FARGO, N.D. (AP) — North Dakota Gov. Jack Dalrymple opened a federal hearing in Fargo about rail service delays in the upper Plains by reading a letter from a grain elevator that said Canadian Pacific Railway Ltd. was 525 cars behind in its service.
The Wilton Farmers Union Elevator also told the governor that as of last month it was still waiting for a train that had been scheduled to arrive on April 8.
That backlog has caused what Dalrymple told the National Surface Transportation Board on Thursday was an "emergency situation" — acres of corn, soybeans and wheat are at record levels in the Dakotas and Minnesota, but there's no place to move it. In North Dakota alone, more than 15 percent of the 2013 grain is still in storage, although that number is more like 90 percent at the Wilton elevator.
"I would seriously ask you to consider this an emergency situation," Dalrymple told the three-member panel that oversees railroad service issues. He was among dozens of officials from the Dakotas and Minnesota who testified.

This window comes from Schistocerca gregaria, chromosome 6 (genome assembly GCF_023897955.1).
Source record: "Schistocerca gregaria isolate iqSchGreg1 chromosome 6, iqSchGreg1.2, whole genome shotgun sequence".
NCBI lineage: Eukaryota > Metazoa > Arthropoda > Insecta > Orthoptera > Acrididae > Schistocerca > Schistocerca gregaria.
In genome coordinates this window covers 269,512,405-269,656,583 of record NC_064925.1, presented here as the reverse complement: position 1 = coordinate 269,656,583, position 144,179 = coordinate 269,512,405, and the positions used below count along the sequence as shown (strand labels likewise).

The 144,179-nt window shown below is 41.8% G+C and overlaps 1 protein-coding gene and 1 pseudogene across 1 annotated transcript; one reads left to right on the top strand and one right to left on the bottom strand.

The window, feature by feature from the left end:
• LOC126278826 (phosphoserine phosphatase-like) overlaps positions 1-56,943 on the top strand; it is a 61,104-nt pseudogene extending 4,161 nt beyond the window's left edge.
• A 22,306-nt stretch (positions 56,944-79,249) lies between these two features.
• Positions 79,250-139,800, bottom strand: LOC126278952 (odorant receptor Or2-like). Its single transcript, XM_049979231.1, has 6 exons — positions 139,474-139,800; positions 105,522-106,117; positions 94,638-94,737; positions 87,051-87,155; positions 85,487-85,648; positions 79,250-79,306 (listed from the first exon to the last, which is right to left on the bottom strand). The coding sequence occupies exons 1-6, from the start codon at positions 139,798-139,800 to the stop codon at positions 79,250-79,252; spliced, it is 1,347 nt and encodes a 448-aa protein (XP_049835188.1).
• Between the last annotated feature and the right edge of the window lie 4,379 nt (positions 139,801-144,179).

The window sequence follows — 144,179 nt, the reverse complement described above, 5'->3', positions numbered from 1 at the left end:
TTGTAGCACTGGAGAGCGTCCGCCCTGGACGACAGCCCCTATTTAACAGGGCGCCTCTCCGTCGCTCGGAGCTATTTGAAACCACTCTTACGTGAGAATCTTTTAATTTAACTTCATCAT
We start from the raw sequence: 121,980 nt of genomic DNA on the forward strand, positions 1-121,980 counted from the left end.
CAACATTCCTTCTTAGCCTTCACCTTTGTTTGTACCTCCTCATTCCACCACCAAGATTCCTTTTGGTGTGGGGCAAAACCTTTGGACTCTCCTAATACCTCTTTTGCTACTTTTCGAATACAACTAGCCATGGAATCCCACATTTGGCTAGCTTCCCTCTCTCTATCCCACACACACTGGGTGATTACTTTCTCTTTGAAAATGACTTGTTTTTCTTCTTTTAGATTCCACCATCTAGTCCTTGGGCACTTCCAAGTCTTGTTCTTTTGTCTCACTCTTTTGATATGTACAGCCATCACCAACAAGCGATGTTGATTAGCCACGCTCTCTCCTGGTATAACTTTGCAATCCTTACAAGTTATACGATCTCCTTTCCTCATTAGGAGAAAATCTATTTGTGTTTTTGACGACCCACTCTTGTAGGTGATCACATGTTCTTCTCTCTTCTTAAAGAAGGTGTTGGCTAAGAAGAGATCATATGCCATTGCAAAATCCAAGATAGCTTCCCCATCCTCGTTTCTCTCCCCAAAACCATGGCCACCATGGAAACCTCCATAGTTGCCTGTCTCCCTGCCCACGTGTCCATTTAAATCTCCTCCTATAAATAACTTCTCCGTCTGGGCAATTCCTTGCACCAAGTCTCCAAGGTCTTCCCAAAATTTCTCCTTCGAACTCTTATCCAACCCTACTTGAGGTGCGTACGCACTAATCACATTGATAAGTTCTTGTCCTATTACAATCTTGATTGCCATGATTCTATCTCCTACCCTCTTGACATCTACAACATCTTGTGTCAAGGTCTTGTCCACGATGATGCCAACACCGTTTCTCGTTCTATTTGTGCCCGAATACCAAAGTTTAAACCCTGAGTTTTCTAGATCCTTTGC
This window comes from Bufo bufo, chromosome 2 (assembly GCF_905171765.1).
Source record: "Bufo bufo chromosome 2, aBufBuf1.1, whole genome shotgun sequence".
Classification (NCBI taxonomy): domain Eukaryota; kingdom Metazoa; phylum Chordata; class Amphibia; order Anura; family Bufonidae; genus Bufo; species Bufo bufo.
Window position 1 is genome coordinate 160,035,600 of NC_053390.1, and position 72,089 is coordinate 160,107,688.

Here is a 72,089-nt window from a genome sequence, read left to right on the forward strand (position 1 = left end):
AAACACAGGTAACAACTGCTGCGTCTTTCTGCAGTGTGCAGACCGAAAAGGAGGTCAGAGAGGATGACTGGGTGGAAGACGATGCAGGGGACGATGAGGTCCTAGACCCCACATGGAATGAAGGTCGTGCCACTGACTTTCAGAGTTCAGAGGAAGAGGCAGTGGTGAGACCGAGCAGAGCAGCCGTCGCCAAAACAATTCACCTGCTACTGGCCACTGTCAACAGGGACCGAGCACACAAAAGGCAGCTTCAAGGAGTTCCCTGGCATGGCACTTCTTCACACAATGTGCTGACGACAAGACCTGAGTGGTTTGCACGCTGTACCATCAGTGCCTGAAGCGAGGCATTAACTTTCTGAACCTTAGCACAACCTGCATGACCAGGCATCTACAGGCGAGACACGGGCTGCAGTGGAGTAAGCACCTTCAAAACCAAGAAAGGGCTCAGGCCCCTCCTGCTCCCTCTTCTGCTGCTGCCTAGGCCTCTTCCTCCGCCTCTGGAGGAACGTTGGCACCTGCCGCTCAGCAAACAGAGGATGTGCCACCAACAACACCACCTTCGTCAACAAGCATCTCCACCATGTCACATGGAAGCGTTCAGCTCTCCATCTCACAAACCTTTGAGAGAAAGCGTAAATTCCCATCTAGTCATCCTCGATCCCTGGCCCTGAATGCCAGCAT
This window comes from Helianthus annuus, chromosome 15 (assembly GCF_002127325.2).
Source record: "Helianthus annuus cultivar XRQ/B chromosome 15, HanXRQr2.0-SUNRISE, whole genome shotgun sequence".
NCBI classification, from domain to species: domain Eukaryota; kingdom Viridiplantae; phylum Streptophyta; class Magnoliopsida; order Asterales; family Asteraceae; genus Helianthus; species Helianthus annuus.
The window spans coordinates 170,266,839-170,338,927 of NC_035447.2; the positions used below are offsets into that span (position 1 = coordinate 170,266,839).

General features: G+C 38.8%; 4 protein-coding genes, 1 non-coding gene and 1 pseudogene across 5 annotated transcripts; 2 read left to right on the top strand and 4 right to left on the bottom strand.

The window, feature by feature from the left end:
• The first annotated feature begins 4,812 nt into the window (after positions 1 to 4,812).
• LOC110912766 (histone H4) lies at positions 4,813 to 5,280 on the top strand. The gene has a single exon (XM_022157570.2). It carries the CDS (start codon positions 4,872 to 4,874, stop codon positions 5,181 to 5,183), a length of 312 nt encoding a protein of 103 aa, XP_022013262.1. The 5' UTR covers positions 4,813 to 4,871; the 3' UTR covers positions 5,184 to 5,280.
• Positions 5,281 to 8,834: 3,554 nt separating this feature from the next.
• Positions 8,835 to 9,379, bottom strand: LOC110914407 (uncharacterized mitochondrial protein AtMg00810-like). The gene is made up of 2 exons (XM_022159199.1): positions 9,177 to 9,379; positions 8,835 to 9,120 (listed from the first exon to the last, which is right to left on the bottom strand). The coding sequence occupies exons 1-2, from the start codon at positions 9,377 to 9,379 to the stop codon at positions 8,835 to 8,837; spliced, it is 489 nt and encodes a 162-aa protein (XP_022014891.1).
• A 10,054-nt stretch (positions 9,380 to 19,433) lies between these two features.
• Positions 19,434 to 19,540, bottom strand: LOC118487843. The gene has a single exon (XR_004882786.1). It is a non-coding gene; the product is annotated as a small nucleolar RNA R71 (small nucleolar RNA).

Farmers and some politicians believe that increased crude oil and freight shipments from North Dakota's western oil fields are largely the cause of shipping delays. Railroads, however, have denied that they favor one sector over another.
Farmers Union Elevator manager Brian Guderjahn told The Associated Press after the meeting that the April 8 cars mentioned in the letter had arrived. But now they're waiting on the April 22 train.
"We order these cars in January for April placement. They come in September. How is a company or a general manager supposed to market grain?" Guderjahn asked. "We can't even start to guess or estimate when we can deliver grain to these people."
Representatives from three rail companies testified Thursday, but the focus was on Canadian Pacific and what North Dakota lawmakers say is the company's failure to provide details on improving the problem. North Dakota Sens. John Hoeven and Heidi Heitkamp said after their testimony that BNSF Railway has outlined steps in the right direction, but Canadian Pacific has not.
"Unlike Burlington Northern, I think CP thinks this is cyclical. That this is temporary," Heitkamp said. "We can't seem to nail down what their investment plans are in North Dakota."
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